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“Senna,” reviewed

“Senna,” reviewed (photo)

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I don’t know anything about Formula One racing but the superb documentary “Senna” about famous F1 driver Ayrton Senna is a reminder that the phrase “ignorance is bliss” applies to the world of documentaries, too. Not knowing what’s going to happen in this movie makes it a very suspenseful story, set in this fascinatingly unfamiliar world of intrigue and danger.

That world is the Formula One circuit of the late 1980s and early 1990s, when the Brazilian Senna and his French arch-rival Alain Prost battled for supremacy of the sport, first as competitors and then as even more competitive teammates at McLaren Racing. Their styles were totally different: Senna, a devout Catholic, put his faith in God and his own intuition; Proust, nicknamed “The Professor,” outsmarted opponents with clever gamesmanship. Their wars are legendary in the racing world, but they’re fresh and exciting to a neophyte like me, and I was riveted by every new twist and turn.

“Senna,” directed by Asif Kapadia, depicts its subject life in unique fashion. The film is told entirely through archival footage of Senna both on and off the track. In old interviews, Senna tells us his life story: his early years on the go-kart circuit, his departure from Brazil at a young age to compete in Europe, his struggles against the political and possibly corrupt F1 brass, and his dream of becoming the world’s greatest racing driver. Family, friends, rivals, and journalists provide contemporary interviews about Senna but they’re only heard and never seen. Appropriately for a documentary about racing, the biggest effect that choice has on the film is pace; Kapadia never has to take time out from a race to pause for commentary, because the commentary is layered right on top of the action. The result is about as immersive as documentaries get. Senna’s own words put us inside his mind, and the thrilling cockpit point-of-view footage from the Monaco Grand Prix put us inside his car.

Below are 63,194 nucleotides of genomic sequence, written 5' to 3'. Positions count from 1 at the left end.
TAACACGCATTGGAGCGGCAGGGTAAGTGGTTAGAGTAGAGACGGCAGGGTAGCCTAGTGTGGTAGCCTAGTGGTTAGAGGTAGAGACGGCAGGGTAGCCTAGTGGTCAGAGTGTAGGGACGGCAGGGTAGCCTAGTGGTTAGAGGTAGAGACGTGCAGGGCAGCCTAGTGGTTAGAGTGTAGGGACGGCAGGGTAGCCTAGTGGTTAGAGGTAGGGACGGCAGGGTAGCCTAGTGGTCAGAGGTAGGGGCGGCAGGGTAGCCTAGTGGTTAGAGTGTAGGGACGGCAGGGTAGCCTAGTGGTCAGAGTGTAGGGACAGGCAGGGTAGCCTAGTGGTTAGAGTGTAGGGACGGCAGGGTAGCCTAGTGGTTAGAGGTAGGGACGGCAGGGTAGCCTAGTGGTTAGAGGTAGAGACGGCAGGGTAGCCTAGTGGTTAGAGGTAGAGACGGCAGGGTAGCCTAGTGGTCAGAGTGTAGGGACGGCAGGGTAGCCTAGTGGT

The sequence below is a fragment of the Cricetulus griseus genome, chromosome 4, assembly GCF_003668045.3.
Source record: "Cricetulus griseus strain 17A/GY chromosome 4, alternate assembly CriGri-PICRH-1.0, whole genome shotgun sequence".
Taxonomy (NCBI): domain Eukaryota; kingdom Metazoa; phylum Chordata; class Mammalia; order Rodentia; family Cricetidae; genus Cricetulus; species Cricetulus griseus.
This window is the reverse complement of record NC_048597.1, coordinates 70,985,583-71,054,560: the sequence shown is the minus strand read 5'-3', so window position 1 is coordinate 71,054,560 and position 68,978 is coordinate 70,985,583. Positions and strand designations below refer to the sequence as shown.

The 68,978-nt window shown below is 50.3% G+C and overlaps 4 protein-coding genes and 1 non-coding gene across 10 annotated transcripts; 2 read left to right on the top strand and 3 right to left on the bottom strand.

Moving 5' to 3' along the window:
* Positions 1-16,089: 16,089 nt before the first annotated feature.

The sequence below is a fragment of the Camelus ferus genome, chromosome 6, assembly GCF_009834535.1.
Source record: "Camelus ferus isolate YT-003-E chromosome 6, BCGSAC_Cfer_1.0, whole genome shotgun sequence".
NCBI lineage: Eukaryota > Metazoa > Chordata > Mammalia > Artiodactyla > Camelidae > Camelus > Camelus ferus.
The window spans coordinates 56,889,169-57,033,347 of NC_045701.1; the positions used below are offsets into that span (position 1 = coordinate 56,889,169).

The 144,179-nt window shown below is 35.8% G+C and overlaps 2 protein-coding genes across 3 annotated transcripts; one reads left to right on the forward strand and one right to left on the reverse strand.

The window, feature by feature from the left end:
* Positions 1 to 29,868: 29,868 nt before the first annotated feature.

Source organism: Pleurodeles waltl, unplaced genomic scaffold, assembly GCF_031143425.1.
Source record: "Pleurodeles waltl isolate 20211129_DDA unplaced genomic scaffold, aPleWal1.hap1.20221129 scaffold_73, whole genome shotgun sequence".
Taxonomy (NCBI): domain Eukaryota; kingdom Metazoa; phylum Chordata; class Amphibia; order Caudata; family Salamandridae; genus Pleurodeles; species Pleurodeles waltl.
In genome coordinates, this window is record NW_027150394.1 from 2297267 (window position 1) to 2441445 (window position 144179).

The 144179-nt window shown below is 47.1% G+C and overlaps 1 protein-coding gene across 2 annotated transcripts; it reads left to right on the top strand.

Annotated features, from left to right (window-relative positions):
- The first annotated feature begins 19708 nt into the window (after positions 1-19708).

I’ve avoided discussing the end of Senna’s career and his rivalry with Prost even though they’re matters of historical record because, frankly I didn’t know them myself when I sat down to watch the film (if you’re curious before you see the documentary, just read the first paragraph of Senna’s Wikipedia page). Of course, Kapadia’s formal framework for the film suggests from the start a subject that cannot speak for himself and as “Senna” progresses, the director inserts more and more portends of doom: Prost threatening to drive his enemy off the track, Senna hopefully wondering what life has in store for him after he retires from racing. Slowly, the POV shots from inside Senna’s car feel less and less exhilarating, and more and more ominous. When the end comes, it is a devastating tragedy. The film reminds us that there is something beautiful about a man achieving his dream, and something so tragic when that dream ultimately destroys him.

“Senna” opens in limited release this Friday. If you see it, we want to know what you think. Tell us in the comments below or on Facebook and Twitter.


Hacked In

Funny or Die Is Taking Over

FOD TV comes to IFC every Saturday night.

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We’ve been fans of Funny or Die since we first met The Landlord. That enduring love makes it more than logical, then, that IFC is totally cool with FOD hijacking the airwaves every Saturday night. Yes, that’s happening.

The appropriately titled FOD TV looks like something pulled from public access television in the nineties. Like lo-fi broken-antenna reception and warped VHS tapes. Equal parts WTF and UHF.

Get ready for characters including The Shirtless Painter, Long-Haired Businessmen, and Pigeon Man. They’re aptly named, but for a better sense of what’s in store, here’s a taste of ASMR with Kelly Whispers:

Watch FOD TV every Saturday night during IFC’s regularly scheduled movies.


Wicked Good

See More Evil

Stan Against Evil Season 1 is on Hulu.

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GIFs via Giphy